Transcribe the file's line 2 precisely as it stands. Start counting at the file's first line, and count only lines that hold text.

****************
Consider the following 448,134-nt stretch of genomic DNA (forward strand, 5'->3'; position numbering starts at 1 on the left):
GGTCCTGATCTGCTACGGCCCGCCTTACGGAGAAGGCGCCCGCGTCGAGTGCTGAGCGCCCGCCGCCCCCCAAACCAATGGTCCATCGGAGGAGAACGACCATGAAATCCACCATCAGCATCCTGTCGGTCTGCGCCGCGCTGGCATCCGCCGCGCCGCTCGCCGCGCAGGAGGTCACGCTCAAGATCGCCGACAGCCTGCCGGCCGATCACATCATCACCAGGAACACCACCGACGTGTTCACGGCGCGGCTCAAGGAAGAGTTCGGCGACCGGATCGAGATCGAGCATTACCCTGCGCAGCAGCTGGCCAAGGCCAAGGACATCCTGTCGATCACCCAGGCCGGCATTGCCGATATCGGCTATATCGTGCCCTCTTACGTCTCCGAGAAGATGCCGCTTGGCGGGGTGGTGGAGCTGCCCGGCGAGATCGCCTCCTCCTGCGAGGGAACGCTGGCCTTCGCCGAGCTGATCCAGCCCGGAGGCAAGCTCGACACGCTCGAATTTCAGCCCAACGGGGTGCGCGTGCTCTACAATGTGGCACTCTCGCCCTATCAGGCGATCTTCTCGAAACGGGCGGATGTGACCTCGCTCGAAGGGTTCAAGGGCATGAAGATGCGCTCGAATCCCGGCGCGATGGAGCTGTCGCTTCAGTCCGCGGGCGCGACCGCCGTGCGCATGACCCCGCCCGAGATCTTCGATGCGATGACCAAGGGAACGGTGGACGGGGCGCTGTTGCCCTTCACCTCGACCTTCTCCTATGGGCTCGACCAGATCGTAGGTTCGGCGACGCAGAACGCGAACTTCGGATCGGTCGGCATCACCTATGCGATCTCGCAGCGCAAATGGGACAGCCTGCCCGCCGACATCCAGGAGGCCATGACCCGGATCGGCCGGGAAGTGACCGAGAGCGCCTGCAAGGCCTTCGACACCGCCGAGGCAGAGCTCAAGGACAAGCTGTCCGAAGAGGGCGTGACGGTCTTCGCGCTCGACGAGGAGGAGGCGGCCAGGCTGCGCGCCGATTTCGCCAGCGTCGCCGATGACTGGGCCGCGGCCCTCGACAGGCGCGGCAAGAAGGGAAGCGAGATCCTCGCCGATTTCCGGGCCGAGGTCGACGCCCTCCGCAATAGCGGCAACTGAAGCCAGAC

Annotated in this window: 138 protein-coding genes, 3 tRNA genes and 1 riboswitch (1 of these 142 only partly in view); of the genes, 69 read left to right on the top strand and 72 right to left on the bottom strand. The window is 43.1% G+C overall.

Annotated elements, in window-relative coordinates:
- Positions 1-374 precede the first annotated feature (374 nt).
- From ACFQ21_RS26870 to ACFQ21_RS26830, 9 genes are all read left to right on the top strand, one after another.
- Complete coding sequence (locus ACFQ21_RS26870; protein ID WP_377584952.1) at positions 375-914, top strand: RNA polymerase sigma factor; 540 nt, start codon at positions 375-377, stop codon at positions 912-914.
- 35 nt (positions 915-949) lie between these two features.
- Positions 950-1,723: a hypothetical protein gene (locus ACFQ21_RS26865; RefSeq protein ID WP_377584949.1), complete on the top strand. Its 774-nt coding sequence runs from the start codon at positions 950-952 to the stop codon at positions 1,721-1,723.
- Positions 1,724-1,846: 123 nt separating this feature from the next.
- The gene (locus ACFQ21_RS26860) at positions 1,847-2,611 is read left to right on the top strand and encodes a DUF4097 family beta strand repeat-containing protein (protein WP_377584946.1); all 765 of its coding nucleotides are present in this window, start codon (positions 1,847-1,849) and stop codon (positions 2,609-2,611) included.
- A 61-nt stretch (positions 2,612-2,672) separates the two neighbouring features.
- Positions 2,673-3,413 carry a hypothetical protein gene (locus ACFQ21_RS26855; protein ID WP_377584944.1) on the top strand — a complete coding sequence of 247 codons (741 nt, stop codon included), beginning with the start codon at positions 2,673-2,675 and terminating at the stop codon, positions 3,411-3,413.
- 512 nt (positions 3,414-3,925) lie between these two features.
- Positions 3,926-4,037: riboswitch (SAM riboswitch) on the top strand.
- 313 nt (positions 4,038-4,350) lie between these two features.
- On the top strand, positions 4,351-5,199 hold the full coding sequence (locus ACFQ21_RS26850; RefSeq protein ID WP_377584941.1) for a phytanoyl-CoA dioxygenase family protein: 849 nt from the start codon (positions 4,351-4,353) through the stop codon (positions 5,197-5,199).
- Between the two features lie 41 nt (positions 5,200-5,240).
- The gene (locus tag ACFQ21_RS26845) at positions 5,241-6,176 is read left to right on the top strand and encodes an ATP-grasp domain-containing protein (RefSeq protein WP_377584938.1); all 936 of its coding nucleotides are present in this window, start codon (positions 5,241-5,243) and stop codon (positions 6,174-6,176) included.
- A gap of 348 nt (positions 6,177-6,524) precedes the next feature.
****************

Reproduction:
GGTCCTGATCTGCTACGGCCCGCCTTACGGAGAAGGCGCCCGCGTCGAGTGCTGAGCGCCCGCCGCCCCCCAAACCAATGGTCCATCGGAGGAGAACGACCATGAAATCCACCATCAGCATCCTGTCGGTCTGCGCCGCGCTGGCATCCGCCGCGCCGCTCGCCGCGCAGGAGGTCACGCTCAAGATCGCCGACAGCCTGCCGGCCGATCACATCATCACCAGGAACACCACCGACGTGTTCACGGCGCGGCTCAAGGAAGAGTTCGGCGACCGGATCGAGATCGAGCATTACCCTGCGCAGCAGCTGGCCAAGGCCAAGGACATCCTGTCGATCACCCAGGCCGGCATTGCCGATATCGGCTATATCGTGCCCTCTTACGTCTCCGAGAAGATGCCGCTTGGCGGGGTGGTGGAGCTGCCCGGCGAGATCGCCTCCTCCTGCGAGGGAACGCTGGCCTTCGCCGAGCTGATCCAGCCCGGAGGCAAGCTCGACACGCTCGAATTTCAGCCCAACGGGGTGCGCGTGCTCTACAATGTGGCACTCTCGCCCTATCAGGCGATCTTCTCGAAACGGGCGGATGTGACCTCGCTCGAAGGGTTCAAGGGCATGAAGATGCGCTCGAATCCCGGCGCGATGGAGCTGTCGCTTCAGTCCGCGGGCGCGACCGCCGTGCGCATGACCCCGCCCGAGATCTTCGATGCGATGACCAAGGGAACGGTGGACGGGGCGCTGTTGCCCTTCACCTCGACCTTCTCCTATGGGCTCGACCAGATCGTAGGTTCGGCGACGCAGAACGCGAACTTCGGATCGGTCGGCATCACCTATGCGATCTCGCAGCGCAAATGGGACAGCCTGCCCGCCGACATCCAGGAGGCCATGACCCGGATCGGCCGGGAAGTGACCGAGAGCGCCTGCAAGGCCTTCGACACCGCCGAGGCAGAGCTCAAGGACAAGCTGTCCGAAGAGGGCGTGACGGTCTTCGCGCTCGACGAGGAGGAGGCGGCCAGGCTGCGCGCCGATTTCGCCAGCGTCGCCGATGACTGGGCCGCGGCCCTCGACAGGCGCGGCAAGAAGGGAAGCGAGATCCTCGCCGATTTCCGGGCCGAGGTCGACGCCCTCCGCAATAGCGGCAACTGAAGCCAGAC